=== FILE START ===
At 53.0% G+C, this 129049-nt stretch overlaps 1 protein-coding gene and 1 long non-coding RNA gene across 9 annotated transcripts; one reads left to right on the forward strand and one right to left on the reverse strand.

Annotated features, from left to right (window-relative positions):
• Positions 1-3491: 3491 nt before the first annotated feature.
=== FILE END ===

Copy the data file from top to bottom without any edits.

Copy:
At 53.0% G+C, this 129049-nt stretch overlaps 1 protein-coding gene and 1 long non-coding RNA gene across 9 annotated transcripts; one reads left to right on the forward strand and one right to left on the reverse strand.

Annotated features, from left to right (window-relative positions):
• Positions 1-3491: 3491 nt before the first annotated feature.